Definitions for kaccha
This page provides all possible meanings and translations of the word kaccha
An undergarment worn by baptized Sikhs, one of the five Ks.
Kacchera or Kaccha are specially designed short, shalwar-like loose undergarments with a tie-knot worn by baptized Sikhs. It is one of the five Sikh articles of faith called the Five Ks, and was given as a "gift of love" by Guru Gobind Singh at the Baisakhi Amrit Sanskar in 1699. Kacchera have been worn by baptized Sikhs since a mandatory religious commandment given by Guru Gobind Singh, the tenth Guru of Sikhism, in 1699. Both male and female Sikhs wear similar undergarments. This is one of five articles of faith—collectively called "Kakkars"—that form the external, visible symbols clearly and outwardly displaying one's commitment and dedication to the order of the tenth master. The Sikh Code of Conduct states "For a Sikh, there is no restriction or requirement as to dress except that he must wear Kachhehra and turban." Kachera is a drawer type fastened by a fitted string round the waist, very often worn as an underwear. This Kakkar was given by Gobind Singh to remind his Sikhs that they should control their sexual desire, Kaam. The kacchera is above-the-knee underwear meant to give a feeling of dignity, modesty and honour to the person who wears it.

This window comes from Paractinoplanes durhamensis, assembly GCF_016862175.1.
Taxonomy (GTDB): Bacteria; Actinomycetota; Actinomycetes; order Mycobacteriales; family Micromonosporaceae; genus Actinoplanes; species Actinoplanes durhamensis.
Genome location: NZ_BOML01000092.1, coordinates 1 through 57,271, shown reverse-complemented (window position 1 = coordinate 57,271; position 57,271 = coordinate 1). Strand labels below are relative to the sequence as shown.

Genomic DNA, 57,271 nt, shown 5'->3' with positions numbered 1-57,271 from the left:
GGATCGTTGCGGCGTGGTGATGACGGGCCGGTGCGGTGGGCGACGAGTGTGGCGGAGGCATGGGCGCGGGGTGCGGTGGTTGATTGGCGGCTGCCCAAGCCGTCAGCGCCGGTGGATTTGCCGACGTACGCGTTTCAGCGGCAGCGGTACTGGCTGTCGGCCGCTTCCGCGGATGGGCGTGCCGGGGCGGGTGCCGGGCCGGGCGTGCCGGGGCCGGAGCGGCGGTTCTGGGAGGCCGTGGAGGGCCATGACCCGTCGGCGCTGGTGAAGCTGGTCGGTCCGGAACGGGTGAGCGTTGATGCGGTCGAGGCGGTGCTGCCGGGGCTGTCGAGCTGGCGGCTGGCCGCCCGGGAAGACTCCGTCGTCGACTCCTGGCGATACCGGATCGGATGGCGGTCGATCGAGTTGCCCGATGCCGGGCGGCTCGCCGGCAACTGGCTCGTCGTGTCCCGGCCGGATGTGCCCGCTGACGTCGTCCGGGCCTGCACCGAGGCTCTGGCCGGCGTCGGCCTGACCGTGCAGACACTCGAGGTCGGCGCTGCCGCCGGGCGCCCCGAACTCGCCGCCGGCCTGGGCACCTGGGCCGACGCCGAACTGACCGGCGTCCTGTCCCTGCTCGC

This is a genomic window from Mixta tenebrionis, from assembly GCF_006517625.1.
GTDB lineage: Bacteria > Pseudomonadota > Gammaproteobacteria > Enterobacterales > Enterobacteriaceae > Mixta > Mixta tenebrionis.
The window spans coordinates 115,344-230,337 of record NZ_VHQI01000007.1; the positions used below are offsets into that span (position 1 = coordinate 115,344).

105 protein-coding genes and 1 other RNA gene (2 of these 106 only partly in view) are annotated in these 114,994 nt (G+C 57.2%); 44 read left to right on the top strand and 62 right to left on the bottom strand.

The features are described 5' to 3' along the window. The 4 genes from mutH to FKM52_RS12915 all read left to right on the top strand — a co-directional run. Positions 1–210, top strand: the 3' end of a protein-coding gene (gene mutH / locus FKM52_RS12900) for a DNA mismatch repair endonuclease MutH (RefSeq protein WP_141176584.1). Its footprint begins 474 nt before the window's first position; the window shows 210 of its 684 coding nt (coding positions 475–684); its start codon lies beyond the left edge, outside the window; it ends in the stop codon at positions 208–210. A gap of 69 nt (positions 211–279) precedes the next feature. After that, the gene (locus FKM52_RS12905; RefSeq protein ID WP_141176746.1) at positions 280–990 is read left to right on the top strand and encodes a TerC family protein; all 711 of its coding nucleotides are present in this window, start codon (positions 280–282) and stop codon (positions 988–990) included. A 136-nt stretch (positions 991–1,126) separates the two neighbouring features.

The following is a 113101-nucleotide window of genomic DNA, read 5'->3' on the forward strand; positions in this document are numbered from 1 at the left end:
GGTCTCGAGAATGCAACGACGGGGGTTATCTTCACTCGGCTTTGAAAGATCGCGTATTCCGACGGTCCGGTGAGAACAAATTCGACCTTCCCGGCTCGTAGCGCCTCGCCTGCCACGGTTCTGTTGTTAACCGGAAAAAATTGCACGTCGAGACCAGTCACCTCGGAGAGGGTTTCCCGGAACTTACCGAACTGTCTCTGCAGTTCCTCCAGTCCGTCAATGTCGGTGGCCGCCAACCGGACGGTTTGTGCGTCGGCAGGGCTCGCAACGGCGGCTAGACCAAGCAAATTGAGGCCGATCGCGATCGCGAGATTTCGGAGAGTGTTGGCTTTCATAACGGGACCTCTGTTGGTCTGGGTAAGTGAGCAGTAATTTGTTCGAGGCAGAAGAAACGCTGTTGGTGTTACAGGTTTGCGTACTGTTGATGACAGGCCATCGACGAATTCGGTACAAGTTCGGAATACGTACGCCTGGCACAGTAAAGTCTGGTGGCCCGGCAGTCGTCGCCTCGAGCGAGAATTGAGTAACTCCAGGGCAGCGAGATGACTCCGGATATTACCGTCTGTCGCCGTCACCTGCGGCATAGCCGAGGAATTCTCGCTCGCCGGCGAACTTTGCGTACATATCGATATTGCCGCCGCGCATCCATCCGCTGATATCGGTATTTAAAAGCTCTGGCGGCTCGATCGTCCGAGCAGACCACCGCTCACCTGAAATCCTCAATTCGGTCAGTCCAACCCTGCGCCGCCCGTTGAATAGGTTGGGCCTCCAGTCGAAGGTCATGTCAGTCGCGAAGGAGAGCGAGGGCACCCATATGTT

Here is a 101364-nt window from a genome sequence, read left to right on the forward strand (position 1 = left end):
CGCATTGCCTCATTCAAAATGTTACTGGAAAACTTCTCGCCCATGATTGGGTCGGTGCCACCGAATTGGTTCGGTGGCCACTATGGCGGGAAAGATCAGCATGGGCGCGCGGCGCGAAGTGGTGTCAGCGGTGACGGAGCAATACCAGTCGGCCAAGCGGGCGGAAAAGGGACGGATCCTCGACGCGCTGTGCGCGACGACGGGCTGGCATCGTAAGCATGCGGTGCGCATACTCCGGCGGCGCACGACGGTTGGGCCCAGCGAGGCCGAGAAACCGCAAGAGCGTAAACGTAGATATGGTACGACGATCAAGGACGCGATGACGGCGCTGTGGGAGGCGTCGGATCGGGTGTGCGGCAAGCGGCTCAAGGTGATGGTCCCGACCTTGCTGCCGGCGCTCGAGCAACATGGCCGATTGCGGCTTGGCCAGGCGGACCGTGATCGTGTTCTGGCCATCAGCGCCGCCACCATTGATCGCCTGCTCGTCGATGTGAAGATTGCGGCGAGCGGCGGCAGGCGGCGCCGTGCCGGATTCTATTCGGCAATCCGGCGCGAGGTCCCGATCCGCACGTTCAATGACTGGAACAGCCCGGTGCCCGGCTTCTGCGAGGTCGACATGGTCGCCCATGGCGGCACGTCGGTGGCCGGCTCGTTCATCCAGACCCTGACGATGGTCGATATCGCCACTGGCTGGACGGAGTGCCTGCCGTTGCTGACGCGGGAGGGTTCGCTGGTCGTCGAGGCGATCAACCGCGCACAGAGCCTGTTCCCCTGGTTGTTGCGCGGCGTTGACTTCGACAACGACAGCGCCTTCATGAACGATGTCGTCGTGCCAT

Find a translation for the kaccha definition in other languages:
Select another language: